ABSTRACT: Coalbed Methane Production Potential in Tectonically Deformed Basins of the Circum-Pacific
Terry E. Mitchell, Steven P. Pappajohn
The U. S. has been the focal point of a significant increase in the number of wells being drilled to produce natural gas from reservoir systems that are comprised predominantly of coal. This increase in coalbed methane drilling activity has been inspired by recent enhancements in the potential economic productivity of such wells; a factor that results from the introduction of petroleum-industry engineering technology to the procedures that were developed initially by the coal industry to extract the volatile gas from mining operations.
A majority of the recent coalbed methane production programs are located in the Warrior basin of Alabama in the eastern U. S., and in the San Juan basin of Colorado/New Mexico in the mid-continent region. Engineering development in the Warrior and the San Juan basin has been facilitated by the relatively undeformed, laterally contiguous nature of the prospective coal-bearing stratigraphy. Producers have not yet been encouraged to initiate exploratory coalbed methane drilling programs in the tectonically deformed basins of the far-western U. S., or elsewhere in the Circum-Pacific region, because of the extra degree of economic risk that results from unresolved complications in defining the most effective drilling and production procedures to use in such complex geologic settings.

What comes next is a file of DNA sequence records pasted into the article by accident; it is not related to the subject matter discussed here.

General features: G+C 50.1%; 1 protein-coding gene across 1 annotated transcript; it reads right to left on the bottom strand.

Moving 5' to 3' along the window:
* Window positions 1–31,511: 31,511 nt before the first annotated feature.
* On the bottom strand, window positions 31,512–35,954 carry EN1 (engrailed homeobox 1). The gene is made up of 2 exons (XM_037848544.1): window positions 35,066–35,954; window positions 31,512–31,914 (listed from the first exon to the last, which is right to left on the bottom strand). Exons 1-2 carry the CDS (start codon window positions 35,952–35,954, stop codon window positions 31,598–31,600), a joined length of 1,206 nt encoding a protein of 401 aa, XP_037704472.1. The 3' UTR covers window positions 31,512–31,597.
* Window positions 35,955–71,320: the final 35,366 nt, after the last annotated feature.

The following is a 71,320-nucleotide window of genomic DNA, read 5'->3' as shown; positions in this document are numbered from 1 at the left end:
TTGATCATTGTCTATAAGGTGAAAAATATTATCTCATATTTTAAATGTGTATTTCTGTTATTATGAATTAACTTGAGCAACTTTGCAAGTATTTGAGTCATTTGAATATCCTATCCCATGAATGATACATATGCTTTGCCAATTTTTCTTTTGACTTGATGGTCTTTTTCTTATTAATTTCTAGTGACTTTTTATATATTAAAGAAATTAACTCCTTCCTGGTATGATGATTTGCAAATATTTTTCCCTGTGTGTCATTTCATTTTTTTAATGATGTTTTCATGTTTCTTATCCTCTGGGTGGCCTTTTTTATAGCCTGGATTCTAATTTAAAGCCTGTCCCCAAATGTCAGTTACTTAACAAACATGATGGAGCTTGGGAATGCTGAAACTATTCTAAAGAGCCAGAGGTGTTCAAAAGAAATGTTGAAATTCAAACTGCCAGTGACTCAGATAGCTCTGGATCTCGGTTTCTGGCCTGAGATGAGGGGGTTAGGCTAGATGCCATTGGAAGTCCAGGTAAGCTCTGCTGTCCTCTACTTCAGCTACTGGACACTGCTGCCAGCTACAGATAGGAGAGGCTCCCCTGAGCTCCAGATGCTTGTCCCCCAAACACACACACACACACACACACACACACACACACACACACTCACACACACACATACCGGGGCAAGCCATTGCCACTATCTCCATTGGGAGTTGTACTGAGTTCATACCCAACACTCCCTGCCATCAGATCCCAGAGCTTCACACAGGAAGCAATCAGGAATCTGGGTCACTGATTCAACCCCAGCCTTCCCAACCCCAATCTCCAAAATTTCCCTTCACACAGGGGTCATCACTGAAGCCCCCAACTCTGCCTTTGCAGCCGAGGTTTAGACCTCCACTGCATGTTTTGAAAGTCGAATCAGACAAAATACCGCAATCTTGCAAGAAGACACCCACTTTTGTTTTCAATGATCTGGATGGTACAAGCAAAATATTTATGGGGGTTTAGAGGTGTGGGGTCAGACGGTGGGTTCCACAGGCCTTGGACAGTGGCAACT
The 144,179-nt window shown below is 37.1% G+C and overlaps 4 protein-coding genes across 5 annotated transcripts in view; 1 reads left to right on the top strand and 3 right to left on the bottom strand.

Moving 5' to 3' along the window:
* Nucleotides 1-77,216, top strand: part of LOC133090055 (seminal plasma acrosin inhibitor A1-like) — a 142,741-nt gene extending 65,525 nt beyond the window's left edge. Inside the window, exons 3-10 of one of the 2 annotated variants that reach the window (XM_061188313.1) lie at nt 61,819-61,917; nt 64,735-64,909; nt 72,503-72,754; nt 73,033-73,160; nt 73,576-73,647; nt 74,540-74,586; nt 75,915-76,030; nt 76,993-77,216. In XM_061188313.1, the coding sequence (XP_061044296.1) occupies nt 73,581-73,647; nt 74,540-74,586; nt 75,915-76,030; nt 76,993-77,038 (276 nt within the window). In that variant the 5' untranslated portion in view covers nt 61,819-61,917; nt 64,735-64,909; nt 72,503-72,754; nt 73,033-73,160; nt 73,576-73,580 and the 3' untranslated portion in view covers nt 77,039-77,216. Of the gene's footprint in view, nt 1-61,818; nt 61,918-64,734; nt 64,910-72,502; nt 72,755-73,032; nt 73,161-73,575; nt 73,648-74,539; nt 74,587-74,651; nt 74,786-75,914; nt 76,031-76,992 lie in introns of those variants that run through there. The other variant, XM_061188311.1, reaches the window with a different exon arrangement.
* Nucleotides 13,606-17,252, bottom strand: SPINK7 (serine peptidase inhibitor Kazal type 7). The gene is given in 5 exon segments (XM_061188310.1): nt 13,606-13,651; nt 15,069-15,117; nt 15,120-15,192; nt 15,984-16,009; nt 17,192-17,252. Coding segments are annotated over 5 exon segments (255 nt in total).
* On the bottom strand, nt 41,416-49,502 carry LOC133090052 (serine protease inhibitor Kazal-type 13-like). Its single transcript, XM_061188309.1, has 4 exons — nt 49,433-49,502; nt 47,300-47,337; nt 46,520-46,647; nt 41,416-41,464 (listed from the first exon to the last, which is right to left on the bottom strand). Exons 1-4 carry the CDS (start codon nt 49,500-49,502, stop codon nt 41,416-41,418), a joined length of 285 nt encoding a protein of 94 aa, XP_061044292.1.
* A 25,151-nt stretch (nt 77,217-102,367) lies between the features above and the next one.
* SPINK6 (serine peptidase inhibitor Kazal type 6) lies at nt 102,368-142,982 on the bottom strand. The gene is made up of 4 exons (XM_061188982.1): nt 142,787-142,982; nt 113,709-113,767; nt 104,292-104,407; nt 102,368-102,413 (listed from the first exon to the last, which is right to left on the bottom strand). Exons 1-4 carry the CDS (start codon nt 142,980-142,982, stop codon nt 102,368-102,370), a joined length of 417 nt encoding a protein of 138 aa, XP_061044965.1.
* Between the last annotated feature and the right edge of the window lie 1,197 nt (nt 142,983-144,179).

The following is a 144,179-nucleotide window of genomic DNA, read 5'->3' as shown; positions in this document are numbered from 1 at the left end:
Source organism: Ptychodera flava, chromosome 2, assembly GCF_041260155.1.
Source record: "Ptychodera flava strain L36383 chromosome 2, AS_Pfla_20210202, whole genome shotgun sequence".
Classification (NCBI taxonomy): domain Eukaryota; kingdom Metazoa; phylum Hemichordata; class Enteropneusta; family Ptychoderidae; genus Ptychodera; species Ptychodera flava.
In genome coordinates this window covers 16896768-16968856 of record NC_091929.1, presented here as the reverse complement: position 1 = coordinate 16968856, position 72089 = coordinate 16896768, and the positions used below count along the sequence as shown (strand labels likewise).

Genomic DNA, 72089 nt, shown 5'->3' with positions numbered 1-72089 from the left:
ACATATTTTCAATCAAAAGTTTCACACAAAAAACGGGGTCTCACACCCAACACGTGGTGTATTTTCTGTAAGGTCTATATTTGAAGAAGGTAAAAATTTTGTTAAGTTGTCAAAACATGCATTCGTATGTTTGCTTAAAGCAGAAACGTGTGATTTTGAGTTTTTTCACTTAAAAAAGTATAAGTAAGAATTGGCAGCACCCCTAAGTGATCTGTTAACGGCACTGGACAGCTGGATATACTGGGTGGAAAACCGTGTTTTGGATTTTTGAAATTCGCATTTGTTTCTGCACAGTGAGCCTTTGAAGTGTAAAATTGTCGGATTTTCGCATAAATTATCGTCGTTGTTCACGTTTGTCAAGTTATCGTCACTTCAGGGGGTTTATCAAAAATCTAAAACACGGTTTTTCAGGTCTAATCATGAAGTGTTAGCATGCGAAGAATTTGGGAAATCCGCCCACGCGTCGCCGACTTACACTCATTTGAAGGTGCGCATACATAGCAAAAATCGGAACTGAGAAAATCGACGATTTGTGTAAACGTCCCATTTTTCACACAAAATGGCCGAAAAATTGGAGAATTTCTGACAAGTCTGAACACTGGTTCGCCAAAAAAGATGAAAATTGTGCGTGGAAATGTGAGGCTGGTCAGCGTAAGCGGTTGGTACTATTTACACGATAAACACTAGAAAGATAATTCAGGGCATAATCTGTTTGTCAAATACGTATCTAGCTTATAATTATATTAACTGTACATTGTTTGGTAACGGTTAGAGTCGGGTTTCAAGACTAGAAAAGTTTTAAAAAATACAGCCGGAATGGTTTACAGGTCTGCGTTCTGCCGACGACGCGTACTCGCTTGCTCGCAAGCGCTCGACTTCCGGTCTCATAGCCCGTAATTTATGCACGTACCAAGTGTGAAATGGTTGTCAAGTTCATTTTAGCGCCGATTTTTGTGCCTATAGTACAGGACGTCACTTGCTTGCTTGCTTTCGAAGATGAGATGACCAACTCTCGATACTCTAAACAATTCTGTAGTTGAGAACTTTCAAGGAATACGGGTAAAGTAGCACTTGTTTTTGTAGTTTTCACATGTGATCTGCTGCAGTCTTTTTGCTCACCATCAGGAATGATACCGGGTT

One of the first multi-well attempts to define the engineering parameters necessary to produce coalbed methane in the tectonically complex Circum-Pacific region is underway in the northwestern United States in the western portion of the Pacific coastal state of Washington. Five closely spaced test wells were drilled into multiple, steeply dipping coalbeds of the Eocene-age Puget Group. Preliminary test results indicate the potential for an average per-well production rate of 500 mcf/d of pipeline-quality (99% methane, up to 1003 Btu) natural gas from an in-place reserve base of greater than 5.5 bcf/km2(14 bcf/mi2).
AAPG Search and Discovery Article #90097©1990 Fifth Circum-Pacific Energy and Mineral Resources Conference, Honolulu, Hawaii, July 29-August 3, 1990